Scott M. Colosi (2.0%)         4.0 %   202,980     28,997  

Melbourne, FL

  W. Kent Taylor (17.0%)                 113,534  

Muncie, IN

  W. Kent Taylor (4.91%)             50,000      

Omaha, NE

  Scott M. Colosi (10.99%)         4.0 %   167,656     23,951  

Port Arthur, TX

  W. Kent Taylor (15.0%)         4.0 %   175,131     25,019  

  Scott M. Colosi (3.0%)                          

Wichita, KS

  W. Kent Taylor (24.05%)         4.0 %   281,459     40,208  

  Scott M. Colosi (4.0%)                          

        For the 2016 fiscal year, the total amount of distributions received by W. Kent Taylor and Scott Colosi relating to their ownership interests in the above-referenced franchised restaurants were $1,821,990 and $176,824, respectively. These amounts do not reflect compensation paid by the Company to Mr. Taylor and/or Mr. Colosi during the 2016 fiscal year; rather, these amounts were paid by the applicable franchise entity and reflect a return on investment in these separate restaurant locations.

        On March 19, 2004, we entered into a preliminary franchise agreement with a company which is 95% owned by W. Kent Taylor to develop a restaurant at a location which is to be determined. The terms of the preliminary franchise agreement provide for no initial franchise fees and royalties of 3.5% of restaurant sales. During 2016, we received no payment from this franchise restaurant, as none was due.

        The franchise agreements and preliminary franchise agreement that we have entered into with our executive officers contain the same terms and conditions as those agreements that we enter into with our other domestic franchisees except, in some instances, the initial franchise fees and the royalty rates, which are currently $40,000 and 4.0%, respectively, for our other domestic franchisees. We have the contractual right, but not the obligation, to acquire the restaurants owned by our executive officers based on a pre-determined valuation formula which is the same as the formula contained in the domestic franchise agreements that we have entered into with other franchisees with whom we have such rights. A preliminary agreement for a franchise may be terminated if the franchisee does not identify and obtain our approval of its restaurant management personnel, locate and obtain our approval of a suitable site for the restaurant or does not demonstrate to us that it has secured necessary capital and financing to develop the restaurant. Once a franchise agreement has been entered into, it may be terminated if the franchisee defaults in the performance of any of its obligations under the agreement, including its obligations to operate the restaurant in strict accordance with our standards and specifications. A franchise agreement may also be terminated if a franchisee becomes insolvent, fails to make its required payments, creates a threat to the public health or safety, ceases to operate the restaurant or misuses the Texas Roadhouse trademarks.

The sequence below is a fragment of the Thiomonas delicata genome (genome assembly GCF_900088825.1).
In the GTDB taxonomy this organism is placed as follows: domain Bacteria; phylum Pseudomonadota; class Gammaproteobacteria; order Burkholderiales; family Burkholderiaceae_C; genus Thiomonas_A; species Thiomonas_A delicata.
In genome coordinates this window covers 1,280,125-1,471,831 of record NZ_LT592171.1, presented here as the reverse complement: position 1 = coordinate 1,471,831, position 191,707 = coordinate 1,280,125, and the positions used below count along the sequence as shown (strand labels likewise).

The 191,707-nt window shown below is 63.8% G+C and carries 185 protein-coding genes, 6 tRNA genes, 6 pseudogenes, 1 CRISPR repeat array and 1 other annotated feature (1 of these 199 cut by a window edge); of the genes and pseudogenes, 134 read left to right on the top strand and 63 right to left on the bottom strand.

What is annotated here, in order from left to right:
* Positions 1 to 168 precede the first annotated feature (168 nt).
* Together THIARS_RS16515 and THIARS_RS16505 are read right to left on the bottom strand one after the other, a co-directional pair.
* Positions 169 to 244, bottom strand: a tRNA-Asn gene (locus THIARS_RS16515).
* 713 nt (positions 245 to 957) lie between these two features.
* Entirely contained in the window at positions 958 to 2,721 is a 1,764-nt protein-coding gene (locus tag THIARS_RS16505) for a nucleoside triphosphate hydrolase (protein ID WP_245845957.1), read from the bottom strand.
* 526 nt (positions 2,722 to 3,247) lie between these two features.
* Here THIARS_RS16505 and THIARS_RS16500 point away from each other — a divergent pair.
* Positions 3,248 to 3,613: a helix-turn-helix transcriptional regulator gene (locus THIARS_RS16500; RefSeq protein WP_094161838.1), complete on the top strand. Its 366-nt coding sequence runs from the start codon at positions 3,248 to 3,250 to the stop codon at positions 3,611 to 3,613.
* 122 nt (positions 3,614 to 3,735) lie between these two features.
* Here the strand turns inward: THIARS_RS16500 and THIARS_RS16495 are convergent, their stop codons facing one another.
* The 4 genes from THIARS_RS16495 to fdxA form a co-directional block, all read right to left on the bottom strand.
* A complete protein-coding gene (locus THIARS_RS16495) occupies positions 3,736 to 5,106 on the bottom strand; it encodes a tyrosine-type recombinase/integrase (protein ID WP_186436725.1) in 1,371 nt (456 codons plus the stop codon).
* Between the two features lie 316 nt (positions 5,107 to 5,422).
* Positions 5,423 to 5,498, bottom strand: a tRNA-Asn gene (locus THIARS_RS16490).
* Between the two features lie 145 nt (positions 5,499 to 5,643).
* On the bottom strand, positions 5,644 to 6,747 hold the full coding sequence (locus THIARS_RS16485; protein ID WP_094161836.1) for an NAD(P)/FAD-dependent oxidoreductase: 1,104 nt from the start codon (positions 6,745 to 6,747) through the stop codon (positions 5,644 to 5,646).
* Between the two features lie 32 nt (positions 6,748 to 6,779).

Other Related Transactions

        We entered into real estate lease agreements for franchise restaurants located in Everett, MA, of which W. Kent Taylor beneficially owns 28.75% and Fargo, ND, of which Scott M. Colosi owns 5.05%, before our granting franchise rights for those restaurants. We have subsequently assigned the leases to

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the franchisees, but we remain contingently liable if a franchisee defaults under the terms of a lease. The Everett lease expires in February 2018, and the Fargo lease expires in July 2021.

        In 2016, W. Kent Taylor loaned $300,000 to Texas Roadhouse of Billings, LLC for capital improvements. We own 5.0% of the franchise entity, Mr. Taylor beneficially owns 27.5% of the franchise entity, and Mr. Colosi beneficially owns 2.0% of the franchise entity. The loan has a maturity date of January 15, 2018 and has an interest rate of LIBOR plus 0.44%.

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PRESENTATION OF PROPOSALS

PROPOSAL 1

ELECTION OF DIRECTORS